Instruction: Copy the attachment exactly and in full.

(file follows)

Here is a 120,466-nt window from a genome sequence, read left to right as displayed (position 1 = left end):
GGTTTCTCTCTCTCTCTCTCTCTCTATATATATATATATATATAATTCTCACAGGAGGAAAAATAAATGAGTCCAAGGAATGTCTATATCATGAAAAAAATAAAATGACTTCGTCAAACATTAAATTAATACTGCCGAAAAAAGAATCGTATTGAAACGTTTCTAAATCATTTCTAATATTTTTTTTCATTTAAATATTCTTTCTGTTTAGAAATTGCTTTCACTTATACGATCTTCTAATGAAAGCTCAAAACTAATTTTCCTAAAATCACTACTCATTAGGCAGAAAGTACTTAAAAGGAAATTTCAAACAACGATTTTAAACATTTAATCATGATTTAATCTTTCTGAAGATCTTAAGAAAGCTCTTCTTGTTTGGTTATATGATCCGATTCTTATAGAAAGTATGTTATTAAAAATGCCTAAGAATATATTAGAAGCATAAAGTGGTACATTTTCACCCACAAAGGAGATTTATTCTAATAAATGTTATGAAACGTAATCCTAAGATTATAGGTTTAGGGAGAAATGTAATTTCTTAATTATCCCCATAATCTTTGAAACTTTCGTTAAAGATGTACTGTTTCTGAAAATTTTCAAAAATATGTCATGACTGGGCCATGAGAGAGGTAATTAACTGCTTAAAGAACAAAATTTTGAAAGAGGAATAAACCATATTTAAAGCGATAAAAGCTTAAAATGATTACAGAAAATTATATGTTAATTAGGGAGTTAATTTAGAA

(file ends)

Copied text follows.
Here is a 120,466-nt window from a genome sequence, read left to right as displayed (position 1 = left end):
GGTTTCTCTCTCTCTCTCTCTCTCTATATATATATATATATATAATTCTCACAGGAGGAAAAATAAATGAGTCCAAGGAATGTCTATATCATGAAAAAAATAAAATGACTTCGTCAAACATTAAATTAATACTGCCGAAAAAAGAATCGTATTGAAACGTTTCTAAATCATTTCTAATATTTTTTTTCATTTAAATATTCTTTCTGTTTAGAAATTGCTTTCACTTATACGATCTTCTAATGAAAGCTCAAAACTAATTTTCCTAAAATCACTACTCATTAGGCAGAAAGTACTTAAAAGGAAATTTCAAACAACGATTTTAAACATTTAATCATGATTTAATCTTTCTGAAGATCTTAAGAAAGCTCTTCTTGTTTGGTTATATGATCCGATTCTTATAGAAAGTATGTTATTAAAAATGCCTAAGAATATATTAGAAGCATAAAGTGGTACATTTTCACCCACAAAGGAGATTTATTCTAATAAATGTTATGAAACGTAATCCTAAGATTATAGGTTTAGGGAGAAATGTAATTTCTTAATTATCCCCATAATCTTTGAAACTTTCGTTAAAGATGTACTGTTTCTGAAAATTTTCAAAAATATGTCATGACTGGGCCATGAGAGAGGTAATTAACTGCTTAAAGAACAAAATTTTGAAAGAGGAATAAACCATATTTAAAGCGATAAAAGCTTAAAATGATTACAGAAAATTATATGTTAATTAGGGAGTTAATTTAGAA